As can be seen from the above, each of the active regions contained in each column has single gate contact pad region to thereby effectively provide a more increased cell density. Furthermore, instead of the other gate contact pad region, the poly end cap is provided at one end of gate region in order to obtain a good gate operational characteristic of the transistor. Further, the metal layer formed over the contact point is capable of providing a good operational characteristic to the base cell.
Referring now to FIG. 5, there is shown a final configuration of the gate array structure in accordance with the present invention. The horizontal length of the conventional symmetric gate array structure is 56.7μ and the vertical length thereof is 17.1μ. Comparing the gate array structure shown in FIG. 5 to the conventional gate array depicted in FIG. 1, it is readily appreciated that the gate array structure of the present invention can provide a more increased cell density in an effective manner.
While the present invention has been shown and described with reference to the particular embodiments, it will be apparent to those skilled in the art that many changes and modifications may be made without departing from the spirit and scope of the invention as defined in the appended claims.
|Cited Patent||Filing date||Publication date||Applicant||Title|
|US5384472 *||Aug 26, 1993||Jan 24, 1995||Aspec Technology, Inc.||Symmetrical multi-layer metal logic array with continuous substrate taps and extension portions for increased gate density|
|US5397906 *||Mar 30, 1993||Mar 14, 1995||Nec Corporation||Gate array integrated semiconductor device having stabilized power supply potentials|
|US5420447 *||Jan 29, 1993||May 30, 1995||Sgs-Thomson Microelectronics, Inc.||Double buffer base gate array cell|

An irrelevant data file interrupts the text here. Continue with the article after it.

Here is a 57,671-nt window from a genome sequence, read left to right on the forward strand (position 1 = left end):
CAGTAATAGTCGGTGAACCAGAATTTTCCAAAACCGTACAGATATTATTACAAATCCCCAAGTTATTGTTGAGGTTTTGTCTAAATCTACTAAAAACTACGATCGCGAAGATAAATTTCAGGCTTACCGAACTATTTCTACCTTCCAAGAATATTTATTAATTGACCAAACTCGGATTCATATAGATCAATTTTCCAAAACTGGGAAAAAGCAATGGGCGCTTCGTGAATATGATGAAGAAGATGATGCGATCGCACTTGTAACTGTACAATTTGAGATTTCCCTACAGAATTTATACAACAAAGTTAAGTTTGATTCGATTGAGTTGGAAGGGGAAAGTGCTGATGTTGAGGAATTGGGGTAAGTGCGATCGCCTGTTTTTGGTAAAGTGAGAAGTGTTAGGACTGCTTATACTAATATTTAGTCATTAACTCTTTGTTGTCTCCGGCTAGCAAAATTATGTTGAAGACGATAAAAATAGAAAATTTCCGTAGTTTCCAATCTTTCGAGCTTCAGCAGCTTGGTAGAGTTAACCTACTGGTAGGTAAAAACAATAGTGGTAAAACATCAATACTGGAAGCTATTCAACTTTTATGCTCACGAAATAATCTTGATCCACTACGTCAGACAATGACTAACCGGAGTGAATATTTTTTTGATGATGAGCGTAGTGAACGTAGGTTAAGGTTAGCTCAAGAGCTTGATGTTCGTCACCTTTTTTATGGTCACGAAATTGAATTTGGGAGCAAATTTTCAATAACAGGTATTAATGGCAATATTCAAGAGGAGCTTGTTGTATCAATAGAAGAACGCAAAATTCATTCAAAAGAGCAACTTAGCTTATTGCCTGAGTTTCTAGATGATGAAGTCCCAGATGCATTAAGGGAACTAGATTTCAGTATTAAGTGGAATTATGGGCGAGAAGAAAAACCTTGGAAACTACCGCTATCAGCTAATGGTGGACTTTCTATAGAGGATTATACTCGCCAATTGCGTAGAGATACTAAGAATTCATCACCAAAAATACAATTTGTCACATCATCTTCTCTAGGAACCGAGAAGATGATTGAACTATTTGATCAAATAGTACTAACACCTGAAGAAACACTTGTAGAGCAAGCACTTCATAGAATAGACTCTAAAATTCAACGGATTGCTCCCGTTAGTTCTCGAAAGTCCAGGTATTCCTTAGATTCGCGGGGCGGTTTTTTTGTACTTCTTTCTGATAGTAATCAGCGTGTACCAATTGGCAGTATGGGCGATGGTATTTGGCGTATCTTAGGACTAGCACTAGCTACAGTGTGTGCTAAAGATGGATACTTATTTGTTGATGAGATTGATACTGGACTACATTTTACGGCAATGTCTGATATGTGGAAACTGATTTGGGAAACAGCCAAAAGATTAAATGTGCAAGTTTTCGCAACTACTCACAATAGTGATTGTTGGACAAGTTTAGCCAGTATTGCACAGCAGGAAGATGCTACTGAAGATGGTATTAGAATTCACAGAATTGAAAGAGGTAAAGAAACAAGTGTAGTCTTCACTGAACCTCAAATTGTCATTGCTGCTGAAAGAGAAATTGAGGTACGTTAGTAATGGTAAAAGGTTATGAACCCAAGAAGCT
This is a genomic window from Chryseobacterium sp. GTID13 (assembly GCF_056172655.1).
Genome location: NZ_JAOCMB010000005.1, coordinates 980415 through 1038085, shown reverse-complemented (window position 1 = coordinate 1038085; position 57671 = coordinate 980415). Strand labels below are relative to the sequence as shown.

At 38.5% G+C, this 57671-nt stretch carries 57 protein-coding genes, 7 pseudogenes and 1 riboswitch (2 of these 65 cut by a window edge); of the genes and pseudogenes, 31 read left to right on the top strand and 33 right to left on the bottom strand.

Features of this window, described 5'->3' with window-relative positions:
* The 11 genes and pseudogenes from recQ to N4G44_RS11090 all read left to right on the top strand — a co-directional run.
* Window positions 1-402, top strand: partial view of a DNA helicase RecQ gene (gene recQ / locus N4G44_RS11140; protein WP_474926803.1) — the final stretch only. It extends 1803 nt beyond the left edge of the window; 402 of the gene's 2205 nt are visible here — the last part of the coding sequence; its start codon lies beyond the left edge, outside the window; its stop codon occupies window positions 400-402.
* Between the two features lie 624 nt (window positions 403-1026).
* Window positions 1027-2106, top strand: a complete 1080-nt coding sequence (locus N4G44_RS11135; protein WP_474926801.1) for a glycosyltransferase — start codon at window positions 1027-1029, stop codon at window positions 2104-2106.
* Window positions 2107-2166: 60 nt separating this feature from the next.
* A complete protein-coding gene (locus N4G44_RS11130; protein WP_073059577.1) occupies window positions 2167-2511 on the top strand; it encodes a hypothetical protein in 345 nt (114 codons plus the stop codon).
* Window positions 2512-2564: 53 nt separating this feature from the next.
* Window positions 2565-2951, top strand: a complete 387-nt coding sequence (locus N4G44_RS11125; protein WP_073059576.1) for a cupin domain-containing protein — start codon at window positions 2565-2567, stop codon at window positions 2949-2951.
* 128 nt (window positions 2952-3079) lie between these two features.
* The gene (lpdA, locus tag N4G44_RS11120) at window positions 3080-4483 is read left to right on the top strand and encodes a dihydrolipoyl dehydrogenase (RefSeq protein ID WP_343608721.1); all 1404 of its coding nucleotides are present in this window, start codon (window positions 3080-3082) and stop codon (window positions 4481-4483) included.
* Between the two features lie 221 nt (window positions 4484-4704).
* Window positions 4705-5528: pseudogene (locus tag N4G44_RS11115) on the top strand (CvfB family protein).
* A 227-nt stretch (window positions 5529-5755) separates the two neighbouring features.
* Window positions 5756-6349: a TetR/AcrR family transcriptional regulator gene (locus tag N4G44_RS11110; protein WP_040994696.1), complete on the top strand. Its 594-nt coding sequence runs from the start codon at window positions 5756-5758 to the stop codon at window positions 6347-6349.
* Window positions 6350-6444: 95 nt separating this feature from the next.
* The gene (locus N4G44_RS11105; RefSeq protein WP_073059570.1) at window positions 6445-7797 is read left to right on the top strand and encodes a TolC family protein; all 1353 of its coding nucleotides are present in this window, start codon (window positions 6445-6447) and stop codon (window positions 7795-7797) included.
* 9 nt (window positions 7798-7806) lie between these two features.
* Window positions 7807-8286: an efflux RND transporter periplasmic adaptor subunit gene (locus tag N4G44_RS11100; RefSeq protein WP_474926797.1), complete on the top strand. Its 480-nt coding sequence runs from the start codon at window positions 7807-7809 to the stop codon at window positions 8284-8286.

|Citing Patent||Filing date||Publication date||Applicant||Title|
|US6765245 *||Dec 19, 2002||Jul 20, 2004||Bae Systems Information And Electronic Systems Integration Inc.||Gate array core cell for VLSI ASIC devices|
|US20070210449 *||Mar 7, 2006||Sep 13, 2007||Dirk Caspary||Memory device and an array of conductive lines and methods of making the same|
|US20070212892 *||Oct 27, 2006||Sep 13, 2007||Dirk Caspary||Method of forming semiconductor device structures using hardmasks|
|DE102006019413A1 *||Apr 26, 2006||Jan 31, 2008||Qimonda Ag||Semiconductor device structure formation method involves removing sacrificial material which is arranged in horizontal and vertical portions for structuring hardmask|
|U.S. Classification||257/204, 257/E27.108|
|International Classification||H01L27/118, H01L21/8238|
|Dec 18, 1998||AS||Assignment|
Owner name: HYUNDAI ELECTRONICS INDUSTRIES CO., LTD., KOREA, R
Free format text: ASSIGNMENT OF ASSIGNORS INTEREST;ASSIGNOR:LEE, IL WOO;REEL/FRAME:009644/0851
Effective date: 19980515
|Jan 5, 2004||FPAY||Fee payment|
Year of fee payment: 4
|Oct 12, 2004||AS||Assignment|
Owner name: HYNIX SEMICONDUCTOR INC., KOREA, REPUBLIC OF
Free format text: CHANGE OF NAME;ASSIGNOR:HYUNDAI ELECTRONICS INDUSTRIES CO., LTD.;REEL/FRAME:015242/0899
Effective date: 20010329
|Jan 10, 2005||AS||Assignment|
Owner name: MAGNACHIP SEMICONDUCTOR, LTD., KOREA, REPUBLIC OF
Free format text: ASSIGNMENT OF ASSIGNORS INTEREST;ASSIGNOR:HYNIX SEMICONDUCTOR, INC.;REEL/FRAME:016216/0649
Effective date: 20041004
|Mar 25, 2005||AS||Assignment|
Owner name: U.S. BANK NATIONAL ASSOCIATION, AS COLLATERAL TRUS
Free format text: SECURITY INTEREST;ASSIGNOR:MAGNACHIP SEMICONDUCTOR, LTD.;REEL/FRAME:016470/0530
Effective date: 20041223
|Jan 4, 2008||FPAY||Fee payment|
Year of fee payment: 8
|Jun 22, 2010||AS||Assignment|
Owner name: MAGNACHIP SEMICONDUCTOR LTD.,KOREA, DEMOCRATIC PEO
Free format text: RELEASE BY SECURED PARTY;ASSIGNOR:U.S. BANK NATIONAL ASSOCIATION;REEL/FRAME:024563/0807
Effective date: 20100527
|Dec 22, 2011||FPAY||Fee payment|
Year of fee payment: 12
|Nov 25, 2014||AS||Assignment|
Owner name: MAGNACHIP SEMICONDUCTOR LTD., KOREA, REPUBLIC OF
Free format text: CORRECTIVE ASSIGNMENT TO CORRECT THE RECEIVING PARTY ADDRESS PREVIOUSLY RECORDED AT REEL: 024563 FRAME: 0807. ASSIGNOR(S) HEREBY CONFIRMS THE RELEASE BY SECURED PARTY;ASSIGNOR:US BANK NATIONAL ASSOCIATION;REEL/FRAME:034469/0001
Effective date: 20100527